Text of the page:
Managers keep operations running smoothly. But their most important role should be ensuring that employees feel respected and valued by setting the tone for customer service and reinforcing good behavior. Continuum worked with an international hotel chain to move the manager from the back office to a greeting station on the lobby floor as a “service conductor.” The manager’s consistent presence signals the priority the organization places on positive, frequent customer interaction and serves as an example of customer service for the staff.
While changing the role of the manager may take time, the practice of reinforcing good employee behavior can be quickly implemented. At Newton-Wellesley Hospital in Newton, Massachusetts, managers are given thank-you cards to send to their employees when they go above and beyond. A manager’s performance is partially measured on the number of thank-you cards he sends. According to Pat Jordan, the hospital’s COO, employee turnover has decreased from 20% to 8% and employee satisfaction has risen sharply since the program’s inception.
In contrast to the numerous layers found at corporate headquarters, frontline service employees are often stuck in flat structures with little room for growth and promotion. Designing for skill sets and clear career advancement motivates employees and improves retention, ultimately enhancing the customer experience. Clear expectations for each role encourages the appropriate behavior within a particular position while providing a path for promotion to which employees can aspire.
On a recent project for a client whose offering was delivered almost solely by minimum-wage workers, Continuum created a clear trajectory for employees to grow in their job responsibilities and compensation. Instead of everyone doing every job, each person is given a specific role and title. As employees move up the ladder, they achieve a new title, new responsibilities, and a visible acknowledgement of their status (e.g., differentiated uniforms). This model is much closer to the military trajectory, with its chevrons and medals, than the typical corporate environment. After all, who doesn’t like a medal for their accomplishments?
In-N-Out Burger has done an excellent job of providing a roadmap for their employees that offers opportunities for advancement and encourages greater loyalty to the organization. In her book In-N-Out Burger: A Behind-the-Counter Look at the Fast-Food Chain That Breaks All the Rules, Stacy Perlman notes that 80 percent of store managers started on the bottom rung and that the chain has one of the lowest levels of turnover in the fast-food industry.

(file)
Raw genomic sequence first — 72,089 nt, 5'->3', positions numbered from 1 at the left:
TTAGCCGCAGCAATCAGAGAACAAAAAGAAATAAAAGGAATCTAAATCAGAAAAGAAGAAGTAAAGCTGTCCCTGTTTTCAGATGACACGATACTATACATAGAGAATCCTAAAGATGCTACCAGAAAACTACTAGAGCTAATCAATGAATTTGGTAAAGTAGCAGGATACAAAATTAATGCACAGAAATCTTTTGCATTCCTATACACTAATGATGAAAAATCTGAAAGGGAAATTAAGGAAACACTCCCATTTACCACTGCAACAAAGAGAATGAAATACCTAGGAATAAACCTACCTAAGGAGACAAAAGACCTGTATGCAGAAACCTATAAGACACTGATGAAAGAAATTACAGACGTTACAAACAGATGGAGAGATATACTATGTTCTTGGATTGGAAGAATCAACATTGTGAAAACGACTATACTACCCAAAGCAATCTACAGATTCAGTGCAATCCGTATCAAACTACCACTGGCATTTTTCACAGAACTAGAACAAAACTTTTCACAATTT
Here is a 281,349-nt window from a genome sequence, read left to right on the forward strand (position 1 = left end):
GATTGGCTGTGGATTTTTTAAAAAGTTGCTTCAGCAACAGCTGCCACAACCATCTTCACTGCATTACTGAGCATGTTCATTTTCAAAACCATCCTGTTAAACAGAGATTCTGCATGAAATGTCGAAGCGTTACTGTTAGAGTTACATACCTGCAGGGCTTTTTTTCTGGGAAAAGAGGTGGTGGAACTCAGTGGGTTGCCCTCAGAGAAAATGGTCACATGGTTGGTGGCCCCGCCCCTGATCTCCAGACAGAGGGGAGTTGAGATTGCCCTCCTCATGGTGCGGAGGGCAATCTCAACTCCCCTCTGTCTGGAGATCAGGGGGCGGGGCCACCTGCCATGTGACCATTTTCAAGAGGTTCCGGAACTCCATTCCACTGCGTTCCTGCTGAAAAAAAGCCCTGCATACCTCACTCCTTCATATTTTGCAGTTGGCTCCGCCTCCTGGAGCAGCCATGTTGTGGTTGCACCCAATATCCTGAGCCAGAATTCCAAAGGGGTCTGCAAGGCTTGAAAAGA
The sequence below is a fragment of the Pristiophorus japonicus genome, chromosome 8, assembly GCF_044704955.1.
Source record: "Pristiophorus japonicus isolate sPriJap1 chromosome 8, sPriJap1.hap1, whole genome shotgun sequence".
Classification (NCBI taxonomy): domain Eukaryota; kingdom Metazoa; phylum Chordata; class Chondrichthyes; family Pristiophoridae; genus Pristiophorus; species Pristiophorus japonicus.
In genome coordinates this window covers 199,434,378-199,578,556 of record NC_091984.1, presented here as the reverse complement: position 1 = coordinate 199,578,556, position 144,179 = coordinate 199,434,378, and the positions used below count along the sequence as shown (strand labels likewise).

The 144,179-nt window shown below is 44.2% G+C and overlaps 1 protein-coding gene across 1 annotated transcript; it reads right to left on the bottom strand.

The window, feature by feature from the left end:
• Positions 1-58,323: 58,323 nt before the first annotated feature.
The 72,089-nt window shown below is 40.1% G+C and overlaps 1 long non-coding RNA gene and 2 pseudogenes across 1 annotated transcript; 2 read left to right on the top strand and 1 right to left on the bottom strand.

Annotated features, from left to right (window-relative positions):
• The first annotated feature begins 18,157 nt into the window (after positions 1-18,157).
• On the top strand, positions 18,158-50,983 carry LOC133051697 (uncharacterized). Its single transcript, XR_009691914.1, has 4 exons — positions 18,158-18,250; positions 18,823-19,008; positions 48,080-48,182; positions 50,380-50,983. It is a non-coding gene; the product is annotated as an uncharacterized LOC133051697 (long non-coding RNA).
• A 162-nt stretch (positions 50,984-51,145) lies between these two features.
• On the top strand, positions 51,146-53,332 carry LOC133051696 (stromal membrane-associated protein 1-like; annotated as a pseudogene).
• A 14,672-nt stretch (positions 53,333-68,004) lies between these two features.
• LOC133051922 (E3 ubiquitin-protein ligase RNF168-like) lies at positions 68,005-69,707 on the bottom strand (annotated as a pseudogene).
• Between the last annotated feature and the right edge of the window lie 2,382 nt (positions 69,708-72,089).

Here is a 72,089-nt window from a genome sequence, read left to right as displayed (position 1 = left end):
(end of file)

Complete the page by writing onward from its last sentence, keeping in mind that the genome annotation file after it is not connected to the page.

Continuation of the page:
In conjunction with professional trainers, efficiency experts, and the like, designers can help advance employee motivation as a critical element of the service experience. In a recent discussion on priorities with a large retail client, we provided the following advice: “You can worry about the reach and frequency of your ad dollars, but they will never rival your tens of thousands of employees as the most pervasive and valuable asset for your brand. Or the single greatest liability.”
Written by Craig LaRosa and Jon Campbell
As a principal at Continuum, Craig LaRosa works with a wide range of industries from national retailers and restaurant chains to health care and financial services. LaRosa has led programs for a multitude of services: designing a consultative retail service and space for the Canadian diamond chain, Spence Diamonds; reinventing Captain D’s, a struggling Midwest seafood chain, with a successful new restaurant experience; creating a streamlined experience that works best for both patients and health care providers for Quest Diagnostics.
Jon Campbell is focused on identifying new opportunities that are valued by consumers and profitable for organizations. He leads the Patterns of Innovation research community, exploring the conditions necessary for disruptive innovation on the individual and organizational level. Campbell holds a Master of Design Methods degree from Chicago’s Institute of Design and a BA in journalism from the University of Wisconsin. He enjoys writing about himself in the third person.